Fail Fast, Fail Cheap to Learn Fast and Save Money. “Fail Fast, Fail Cheap” is a term of art that the prototyping community uses to describe the great value of prototyping. Dr. Griffin echoed that philosophy in his April 18, 2018 statement to Congress. Rather than avoiding failure, Dr. Griffin encourages the Department to adopt a “willingness to learn from failure” as it uses prototyping and experimentation to quickly deliver innovative solutions. This philosophy seeks to use the simplest and least expensive representative model possible (rather than an expensive final development article) to quickly determine the value of an approach, concept, or technology through incremental development and evaluation. When testing reveals something isn’t working as expected or desired (i.e., a “failure”), the prototype design can either be modified and reevaluated, or decision makers can pivot to a different approach. The faster prototyping “fails,” the faster learning can occur, and the faster decisions can be made regarding the next appropriate step in the development or innovation process. “Failing fast” with prototyping enables the DoD to drive down technical risk, inform requirements, and ensure an integrated and interoperable capability before either weighing down the research and engineering phase of an acquisition with costly procurement decisions or weighing down a procurement program with costly technical risk.

Identifying Military Capability Gaps for Prototyping Projects.

Reference Source: DoD Prototyping Handbook Section 5.1

Prototyping should start with a clear understanding of why the prototype is being developed. For projects in which the objective is to push the boundaries of technology, the purpose could come in the form of a statement of intent by the researcher or an emerging need not yet formally recognized by the Department. However, for projects seeking to directly support an operational mission, the purposes will come in the form of an identified existing or emerging military capability gap.

Military capability gaps can be obtained from numerous sources. Certainly, the most obvious are validated requirements that are documented through formal processes. Examples include requirements listed in approved Joint Capabilities Integration and Development System (JCIDS) documents and strategic needs recorded in the following documents:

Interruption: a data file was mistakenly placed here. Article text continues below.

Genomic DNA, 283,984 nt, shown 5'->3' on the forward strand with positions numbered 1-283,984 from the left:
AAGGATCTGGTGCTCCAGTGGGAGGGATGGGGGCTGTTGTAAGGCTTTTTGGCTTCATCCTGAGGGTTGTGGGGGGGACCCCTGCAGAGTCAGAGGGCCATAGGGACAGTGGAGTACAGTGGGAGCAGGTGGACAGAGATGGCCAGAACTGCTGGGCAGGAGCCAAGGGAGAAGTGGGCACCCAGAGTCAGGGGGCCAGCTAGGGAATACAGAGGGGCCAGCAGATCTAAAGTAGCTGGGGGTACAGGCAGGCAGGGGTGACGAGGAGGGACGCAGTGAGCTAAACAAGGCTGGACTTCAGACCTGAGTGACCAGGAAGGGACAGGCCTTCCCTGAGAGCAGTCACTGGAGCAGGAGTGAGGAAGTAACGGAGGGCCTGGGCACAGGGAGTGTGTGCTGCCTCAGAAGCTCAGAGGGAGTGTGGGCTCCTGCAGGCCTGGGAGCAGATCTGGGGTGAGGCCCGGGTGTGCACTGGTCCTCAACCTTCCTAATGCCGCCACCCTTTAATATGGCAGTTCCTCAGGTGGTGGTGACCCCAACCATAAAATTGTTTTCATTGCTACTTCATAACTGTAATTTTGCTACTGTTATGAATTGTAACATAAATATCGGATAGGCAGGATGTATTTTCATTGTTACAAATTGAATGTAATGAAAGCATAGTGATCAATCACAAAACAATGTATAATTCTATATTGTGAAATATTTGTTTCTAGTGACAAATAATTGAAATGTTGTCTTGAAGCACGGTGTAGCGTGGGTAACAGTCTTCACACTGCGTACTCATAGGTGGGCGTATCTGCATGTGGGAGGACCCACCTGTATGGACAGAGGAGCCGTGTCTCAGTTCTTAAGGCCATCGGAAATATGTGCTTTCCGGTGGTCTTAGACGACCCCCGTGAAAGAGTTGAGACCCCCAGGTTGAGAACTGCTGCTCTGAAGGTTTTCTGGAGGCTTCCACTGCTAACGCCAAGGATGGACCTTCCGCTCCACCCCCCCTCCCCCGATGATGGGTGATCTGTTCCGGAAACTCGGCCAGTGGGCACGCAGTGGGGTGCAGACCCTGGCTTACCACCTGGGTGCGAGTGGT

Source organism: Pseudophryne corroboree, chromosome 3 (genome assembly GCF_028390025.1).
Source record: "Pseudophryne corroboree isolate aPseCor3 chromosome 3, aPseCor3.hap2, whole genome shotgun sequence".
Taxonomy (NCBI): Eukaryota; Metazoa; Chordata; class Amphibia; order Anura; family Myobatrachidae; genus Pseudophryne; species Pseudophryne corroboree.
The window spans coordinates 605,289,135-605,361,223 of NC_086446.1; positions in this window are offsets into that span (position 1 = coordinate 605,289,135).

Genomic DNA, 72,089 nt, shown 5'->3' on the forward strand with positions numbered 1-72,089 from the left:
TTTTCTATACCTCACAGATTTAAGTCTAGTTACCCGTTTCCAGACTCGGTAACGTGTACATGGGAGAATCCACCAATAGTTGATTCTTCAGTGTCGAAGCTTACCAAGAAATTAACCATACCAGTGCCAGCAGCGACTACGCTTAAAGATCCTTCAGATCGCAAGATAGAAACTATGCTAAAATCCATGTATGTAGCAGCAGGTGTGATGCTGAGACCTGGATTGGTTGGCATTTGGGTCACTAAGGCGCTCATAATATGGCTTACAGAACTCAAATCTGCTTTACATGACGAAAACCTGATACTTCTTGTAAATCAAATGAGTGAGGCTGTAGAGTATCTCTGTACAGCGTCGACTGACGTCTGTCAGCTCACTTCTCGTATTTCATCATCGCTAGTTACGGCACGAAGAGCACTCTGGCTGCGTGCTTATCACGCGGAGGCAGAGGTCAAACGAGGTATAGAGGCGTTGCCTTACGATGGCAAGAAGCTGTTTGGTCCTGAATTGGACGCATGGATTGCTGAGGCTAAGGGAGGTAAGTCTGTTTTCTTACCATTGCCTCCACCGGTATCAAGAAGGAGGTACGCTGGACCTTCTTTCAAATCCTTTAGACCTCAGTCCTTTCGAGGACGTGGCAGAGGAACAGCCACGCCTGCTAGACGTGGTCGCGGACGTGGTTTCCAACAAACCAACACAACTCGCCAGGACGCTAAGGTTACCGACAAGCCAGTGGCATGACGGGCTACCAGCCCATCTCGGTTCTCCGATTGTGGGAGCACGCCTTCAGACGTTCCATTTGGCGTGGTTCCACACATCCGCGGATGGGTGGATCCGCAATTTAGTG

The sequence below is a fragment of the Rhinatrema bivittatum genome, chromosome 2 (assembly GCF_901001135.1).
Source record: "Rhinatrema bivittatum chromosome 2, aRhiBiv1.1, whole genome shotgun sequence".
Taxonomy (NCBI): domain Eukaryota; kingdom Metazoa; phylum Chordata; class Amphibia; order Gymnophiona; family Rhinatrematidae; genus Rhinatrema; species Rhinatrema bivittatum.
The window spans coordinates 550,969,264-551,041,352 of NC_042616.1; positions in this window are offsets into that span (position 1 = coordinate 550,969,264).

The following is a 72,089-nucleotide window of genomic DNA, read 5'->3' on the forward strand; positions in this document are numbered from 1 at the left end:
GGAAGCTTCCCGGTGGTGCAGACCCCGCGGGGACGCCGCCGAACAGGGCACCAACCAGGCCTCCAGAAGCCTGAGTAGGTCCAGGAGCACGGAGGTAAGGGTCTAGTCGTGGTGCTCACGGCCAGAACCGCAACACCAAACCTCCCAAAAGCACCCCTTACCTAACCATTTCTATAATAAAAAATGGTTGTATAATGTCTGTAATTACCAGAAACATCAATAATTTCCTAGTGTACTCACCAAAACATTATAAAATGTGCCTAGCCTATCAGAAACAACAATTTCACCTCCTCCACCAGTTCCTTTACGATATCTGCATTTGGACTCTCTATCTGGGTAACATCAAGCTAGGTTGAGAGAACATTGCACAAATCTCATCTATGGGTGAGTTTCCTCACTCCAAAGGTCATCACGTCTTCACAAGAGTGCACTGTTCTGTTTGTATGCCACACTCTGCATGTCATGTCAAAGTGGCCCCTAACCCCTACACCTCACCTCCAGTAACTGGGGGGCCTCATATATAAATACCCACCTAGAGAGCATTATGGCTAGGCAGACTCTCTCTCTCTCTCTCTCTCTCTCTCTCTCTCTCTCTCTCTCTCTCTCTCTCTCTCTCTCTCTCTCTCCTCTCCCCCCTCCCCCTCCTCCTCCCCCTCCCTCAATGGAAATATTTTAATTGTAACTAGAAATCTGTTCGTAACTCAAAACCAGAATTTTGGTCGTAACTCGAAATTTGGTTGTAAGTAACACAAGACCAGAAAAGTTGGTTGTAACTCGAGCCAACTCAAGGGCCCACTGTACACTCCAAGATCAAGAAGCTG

• The 2018 National Defense Strategy;
  • The USD(R&E)’s Road to Dominance modernization priorities;
  • The Chairman’s Risk Assessment; and
  • The Joint Requirements Oversight Council-led Capability Gap Assessment.

Formal requirements also include capability gaps that have been validated by Components or the Joint Staff (JS) and documented by Joint or Military Services’ requirements processes, such as Integrated Priority Lists (IPL) and Initial Capability Documents. In addition, for urgent requirements, warfighters can use their Components’ urgent needs processes or work through the JS’ urgent needs process in which Combatant Commands (CCMD), the Chairman of the Joint Chiefs of Staff, or the Vice Chairman of the Joint Chiefs of Staff can submit Joint Urgent Operational Needs Statements and Joint Emergent Operational Needs Statements.

Unlike formal acquisition programs, however, prototyping is often not bound by traditional Joint or Military Service requirements processes. In fact, the NDS encourages the use of prototyping prior to defining requirements. In these cases, prototyping projects can be initiated using military capability gaps identified and provided by the warfighter, outside of Joint and Military Services’ requirements processes. Sources for these gaps include critical intelligence parameter breaches; emerging needs that are identified through threat, intelligence, and risk assessments; and offsetting or disruptive needs that are identified through experiments, demonstrations, and exercises.

Planning Prototyping Projects

Reference Source: DoD Prototyping Handbook Section 5.2

Successful prototyping begins with effective planning. For traditional acquisition programs, that usually begins with an acquisition strategy and an acquisition plan. Prototyping projects, however, are not obligated to comply with the same documentation requirements as traditional acquisition programs, and not all of the traditional acquisition content is essential for prototyping projects. Instead, plans for prototyping projects should include only the planning content necessary to effectively execute and manage the project.

The most critical element of a prototyping project plan is a clear, unambiguous purpose statement for the project. This statement should include a clear articulation of the problem/need to be addressed, a description of the future decision to be made, the data set that will be generated by the project, and an explanation of how that data will be used to inform the decision. Often, PMs and approval authorities make the mistake of identifying too many variables for a prototyping project to focus on. Instead, prototyping projects should be designed to focus on answering one question at a time. When that question is answered, if appropriate, the process can be repeated to answer additional questions as many times as time and budget permits. Focusing on multiple questions at one time introduces unnecessary concurrent risks to the project and may result in data that are inaccurately applied to answer the questions.

After the purpose statement is defined, the following foundational planning topics should be considered for the plan:

  • Prototype Description
  • Funding and Cost: funding source and execution plan
  • Schedule: project schedule, including technical stage gates and “go/no-go” criteria